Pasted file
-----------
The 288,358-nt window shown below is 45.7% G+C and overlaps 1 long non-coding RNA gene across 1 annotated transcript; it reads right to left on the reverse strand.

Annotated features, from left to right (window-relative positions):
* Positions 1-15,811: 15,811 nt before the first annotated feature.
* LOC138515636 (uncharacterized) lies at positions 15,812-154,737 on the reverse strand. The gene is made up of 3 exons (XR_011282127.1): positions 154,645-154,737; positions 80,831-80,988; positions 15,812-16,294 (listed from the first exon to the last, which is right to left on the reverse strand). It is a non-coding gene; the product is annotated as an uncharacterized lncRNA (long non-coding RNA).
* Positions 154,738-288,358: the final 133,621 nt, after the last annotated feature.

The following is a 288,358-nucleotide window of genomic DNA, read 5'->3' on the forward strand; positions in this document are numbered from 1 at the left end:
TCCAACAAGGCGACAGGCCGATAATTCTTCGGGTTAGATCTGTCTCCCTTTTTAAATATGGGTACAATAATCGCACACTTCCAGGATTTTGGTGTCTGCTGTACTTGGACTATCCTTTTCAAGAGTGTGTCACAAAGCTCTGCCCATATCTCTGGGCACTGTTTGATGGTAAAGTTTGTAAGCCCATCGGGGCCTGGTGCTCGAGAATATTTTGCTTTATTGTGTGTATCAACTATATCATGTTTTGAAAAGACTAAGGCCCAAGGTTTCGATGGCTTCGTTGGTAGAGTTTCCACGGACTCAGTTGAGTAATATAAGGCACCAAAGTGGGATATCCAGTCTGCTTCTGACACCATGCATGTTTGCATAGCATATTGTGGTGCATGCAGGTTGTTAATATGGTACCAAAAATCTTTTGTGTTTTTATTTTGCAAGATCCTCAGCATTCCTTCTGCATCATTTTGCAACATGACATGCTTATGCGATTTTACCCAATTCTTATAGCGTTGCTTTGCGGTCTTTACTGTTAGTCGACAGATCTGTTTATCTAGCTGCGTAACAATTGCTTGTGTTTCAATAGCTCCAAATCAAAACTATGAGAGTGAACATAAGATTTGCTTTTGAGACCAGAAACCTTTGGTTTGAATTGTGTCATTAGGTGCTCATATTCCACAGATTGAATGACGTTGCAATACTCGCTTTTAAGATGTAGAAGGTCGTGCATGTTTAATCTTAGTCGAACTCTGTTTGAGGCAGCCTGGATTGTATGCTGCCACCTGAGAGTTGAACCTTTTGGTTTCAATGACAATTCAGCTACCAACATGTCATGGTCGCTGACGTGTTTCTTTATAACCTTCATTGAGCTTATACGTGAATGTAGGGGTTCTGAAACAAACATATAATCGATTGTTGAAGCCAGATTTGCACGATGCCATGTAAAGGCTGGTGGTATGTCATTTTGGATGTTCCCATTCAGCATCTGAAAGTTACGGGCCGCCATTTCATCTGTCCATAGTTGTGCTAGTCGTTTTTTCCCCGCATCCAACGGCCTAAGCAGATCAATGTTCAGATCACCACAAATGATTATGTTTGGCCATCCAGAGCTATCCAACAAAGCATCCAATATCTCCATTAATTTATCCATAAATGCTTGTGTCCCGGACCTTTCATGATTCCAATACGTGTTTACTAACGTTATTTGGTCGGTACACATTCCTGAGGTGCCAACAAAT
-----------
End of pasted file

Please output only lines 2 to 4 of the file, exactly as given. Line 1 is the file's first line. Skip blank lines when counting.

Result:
Annotated features, from left to right (window-relative positions):
* Positions 1-15,811: 15,811 nt before the first annotated feature.
* LOC138515636 (uncharacterized) lies at positions 15,812-154,737 on the reverse strand. The gene is made up of 3 exons (XR_011282127.1): positions 154,645-154,737; positions 80,831-80,988; positions 15,812-16,294 (listed from the first exon to the last, which is right to left on the reverse strand). It is a non-coding gene; the product is annotated as an uncharacterized lncRNA (long non-coding RNA).